communication

definition of coordinated sentence

A coordinated sentence is a type of compound sentence, that is, those that consist of two or more verb forms (those that have only one verb are simple sentences).

There are three types of compound sentences: coordinated, subordinate and juxtaposed.

Coordinated sentences are those that the parts that form it have the same syntactic level. In other words, each proposition is independent and does not depend on each other. In this way, each proposition or part of the sentence makes sense on its own. This circumstance is exclusive to coordinated sentences and does not occur in the case of subordinate or juxtaposed sentences, in which there is a dependency relationship of the propositions that are part of the sentence.

In all coordinated sentences there are some joining elements, also known as links. The most well-known particles or links are: and, or, nor, e, but, although, more, however, etc.

Classes of coordinated sentences

Depending on the type of link that unites them or their meaning, these sentences can be divided as follows: copulative, disjunctive, adversative, distributive and explanatory.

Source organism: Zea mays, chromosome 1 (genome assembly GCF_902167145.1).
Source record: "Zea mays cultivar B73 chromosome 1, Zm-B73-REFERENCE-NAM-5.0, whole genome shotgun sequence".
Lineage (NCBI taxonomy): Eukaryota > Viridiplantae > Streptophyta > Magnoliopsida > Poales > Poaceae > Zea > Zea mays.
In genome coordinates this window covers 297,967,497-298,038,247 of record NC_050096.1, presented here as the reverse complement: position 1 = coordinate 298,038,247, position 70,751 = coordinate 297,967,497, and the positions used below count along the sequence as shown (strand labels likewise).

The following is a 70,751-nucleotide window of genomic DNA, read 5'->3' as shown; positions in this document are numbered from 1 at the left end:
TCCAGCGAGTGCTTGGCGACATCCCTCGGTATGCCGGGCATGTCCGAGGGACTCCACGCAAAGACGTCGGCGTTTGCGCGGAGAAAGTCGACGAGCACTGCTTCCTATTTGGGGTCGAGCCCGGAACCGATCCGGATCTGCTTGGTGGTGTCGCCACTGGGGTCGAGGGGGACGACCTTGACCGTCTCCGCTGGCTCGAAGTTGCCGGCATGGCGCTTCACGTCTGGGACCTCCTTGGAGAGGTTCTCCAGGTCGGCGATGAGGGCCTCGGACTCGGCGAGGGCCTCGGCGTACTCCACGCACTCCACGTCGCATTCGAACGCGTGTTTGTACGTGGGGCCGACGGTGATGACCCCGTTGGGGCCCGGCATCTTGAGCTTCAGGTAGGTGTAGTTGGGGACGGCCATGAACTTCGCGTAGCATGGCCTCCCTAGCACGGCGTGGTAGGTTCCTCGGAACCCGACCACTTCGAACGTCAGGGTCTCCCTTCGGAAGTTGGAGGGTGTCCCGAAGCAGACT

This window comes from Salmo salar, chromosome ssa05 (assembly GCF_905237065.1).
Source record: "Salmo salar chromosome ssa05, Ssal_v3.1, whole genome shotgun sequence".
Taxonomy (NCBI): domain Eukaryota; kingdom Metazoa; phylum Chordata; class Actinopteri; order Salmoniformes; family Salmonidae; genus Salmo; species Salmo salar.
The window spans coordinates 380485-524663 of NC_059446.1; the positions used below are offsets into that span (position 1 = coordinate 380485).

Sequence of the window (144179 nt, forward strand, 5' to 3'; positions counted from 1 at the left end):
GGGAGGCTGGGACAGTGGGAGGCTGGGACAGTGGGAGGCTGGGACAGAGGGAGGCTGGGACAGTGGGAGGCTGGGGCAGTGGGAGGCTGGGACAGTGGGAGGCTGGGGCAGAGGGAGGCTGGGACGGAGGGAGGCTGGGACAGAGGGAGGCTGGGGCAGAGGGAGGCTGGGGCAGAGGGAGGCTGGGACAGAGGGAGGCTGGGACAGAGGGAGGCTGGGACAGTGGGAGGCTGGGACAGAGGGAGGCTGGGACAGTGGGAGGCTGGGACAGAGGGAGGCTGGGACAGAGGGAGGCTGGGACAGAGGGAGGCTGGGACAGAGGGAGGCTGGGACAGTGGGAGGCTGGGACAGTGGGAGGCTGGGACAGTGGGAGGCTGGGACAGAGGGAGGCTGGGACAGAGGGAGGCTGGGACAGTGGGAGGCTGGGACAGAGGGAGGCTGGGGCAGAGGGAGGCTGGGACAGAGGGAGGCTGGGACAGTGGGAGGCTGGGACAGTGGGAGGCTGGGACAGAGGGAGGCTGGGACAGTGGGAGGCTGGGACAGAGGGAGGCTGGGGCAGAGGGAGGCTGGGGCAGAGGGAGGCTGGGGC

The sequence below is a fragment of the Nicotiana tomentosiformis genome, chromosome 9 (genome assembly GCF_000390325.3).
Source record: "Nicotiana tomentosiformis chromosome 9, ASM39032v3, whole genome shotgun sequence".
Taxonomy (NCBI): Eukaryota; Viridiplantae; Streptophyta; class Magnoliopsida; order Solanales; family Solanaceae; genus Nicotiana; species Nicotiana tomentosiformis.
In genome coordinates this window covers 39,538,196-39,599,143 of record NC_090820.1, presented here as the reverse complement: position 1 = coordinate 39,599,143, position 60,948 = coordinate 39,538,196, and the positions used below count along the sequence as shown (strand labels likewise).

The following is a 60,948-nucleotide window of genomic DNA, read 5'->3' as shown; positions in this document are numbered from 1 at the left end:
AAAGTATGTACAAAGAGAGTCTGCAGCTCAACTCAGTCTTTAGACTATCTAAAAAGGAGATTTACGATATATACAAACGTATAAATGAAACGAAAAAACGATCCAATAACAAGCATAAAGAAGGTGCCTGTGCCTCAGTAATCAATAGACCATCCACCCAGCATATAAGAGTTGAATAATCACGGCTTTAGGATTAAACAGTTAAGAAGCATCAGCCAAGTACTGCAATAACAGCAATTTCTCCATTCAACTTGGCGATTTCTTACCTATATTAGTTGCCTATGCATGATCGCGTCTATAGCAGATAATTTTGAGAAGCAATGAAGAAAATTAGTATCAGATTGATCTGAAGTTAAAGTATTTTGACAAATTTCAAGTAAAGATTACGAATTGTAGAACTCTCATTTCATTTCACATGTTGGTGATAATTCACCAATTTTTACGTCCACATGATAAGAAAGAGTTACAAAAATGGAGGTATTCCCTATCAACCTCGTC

- Copulative sentences are those that express the sum or union of two parts, in a positive or negative sense. If we say "My friend is tall and my niece is tall" it would be a positive union. On the contrary, "Neither my friend sings nor my aunt dances" would be an example of union in a negative sense.

- Disjunctive sentences are those that present two or more possibilities. An example would be the following: "Either you come here or you better go."

- The adversative sentences are those that manifest an opposition in the meaning of the propositions that form them and their characteristic nexus is but. Let's take two simple examples: "He likes to ride his bike but he can't do it frequently", "I want to write to him but I can't decide" (in this case the link more is a more cultured way than but).

- The distributive sentences present an unopposed alternation ("Some come, others go" or "Well go with me, well don't go, you will have a great time").

- Explanatory sentences are those in which one proposition explains the meaning of the other. If we say "He got up late, that is, he did not get up early" there is a part of the sentence that serves as a clarification of another sentence structure.